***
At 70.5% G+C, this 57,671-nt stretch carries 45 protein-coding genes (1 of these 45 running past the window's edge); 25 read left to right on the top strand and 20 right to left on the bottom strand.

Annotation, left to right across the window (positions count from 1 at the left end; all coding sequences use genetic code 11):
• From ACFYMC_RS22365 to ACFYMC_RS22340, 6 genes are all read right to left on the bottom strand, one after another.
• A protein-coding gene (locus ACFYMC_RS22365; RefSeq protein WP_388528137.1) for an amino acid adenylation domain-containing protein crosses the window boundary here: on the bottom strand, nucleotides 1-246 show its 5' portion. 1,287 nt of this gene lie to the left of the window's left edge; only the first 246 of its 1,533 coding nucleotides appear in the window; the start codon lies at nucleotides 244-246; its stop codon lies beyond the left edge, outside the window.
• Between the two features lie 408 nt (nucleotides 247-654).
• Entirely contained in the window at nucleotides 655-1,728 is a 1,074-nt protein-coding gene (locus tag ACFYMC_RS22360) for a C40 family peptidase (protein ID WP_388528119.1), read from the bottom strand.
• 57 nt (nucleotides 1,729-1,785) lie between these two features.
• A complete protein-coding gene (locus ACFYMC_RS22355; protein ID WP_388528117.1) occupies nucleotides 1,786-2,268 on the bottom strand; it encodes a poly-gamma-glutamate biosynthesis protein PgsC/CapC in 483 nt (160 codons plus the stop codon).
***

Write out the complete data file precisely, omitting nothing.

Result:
At 70.5% G+C, this 57,671-nt stretch carries 45 protein-coding genes (1 of these 45 running past the window's edge); 25 read left to right on the top strand and 20 right to left on the bottom strand.

Annotation, left to right across the window (positions count from 1 at the left end; all coding sequences use genetic code 11):
• From ACFYMC_RS22365 to ACFYMC_RS22340, 6 genes are all read right to left on the bottom strand, one after another.
• A protein-coding gene (locus ACFYMC_RS22365; RefSeq protein WP_388528137.1) for an amino acid adenylation domain-containing protein crosses the window boundary here: on the bottom strand, nucleotides 1-246 show its 5' portion. 1,287 nt of this gene lie to the left of the window's left edge; only the first 246 of its 1,533 coding nucleotides appear in the window; the start codon lies at nucleotides 244-246; its stop codon lies beyond the left edge, outside the window.
• Between the two features lie 408 nt (nucleotides 247-654).
• Entirely contained in the window at nucleotides 655-1,728 is a 1,074-nt protein-coding gene (locus tag ACFYMC_RS22360) for a C40 family peptidase (protein ID WP_388528119.1), read from the bottom strand.
• 57 nt (nucleotides 1,729-1,785) lie between these two features.
• A complete protein-coding gene (locus ACFYMC_RS22355; protein ID WP_388528117.1) occupies nucleotides 1,786-2,268 on the bottom strand; it encodes a poly-gamma-glutamate biosynthesis protein PgsC/CapC in 483 nt (160 codons plus the stop codon).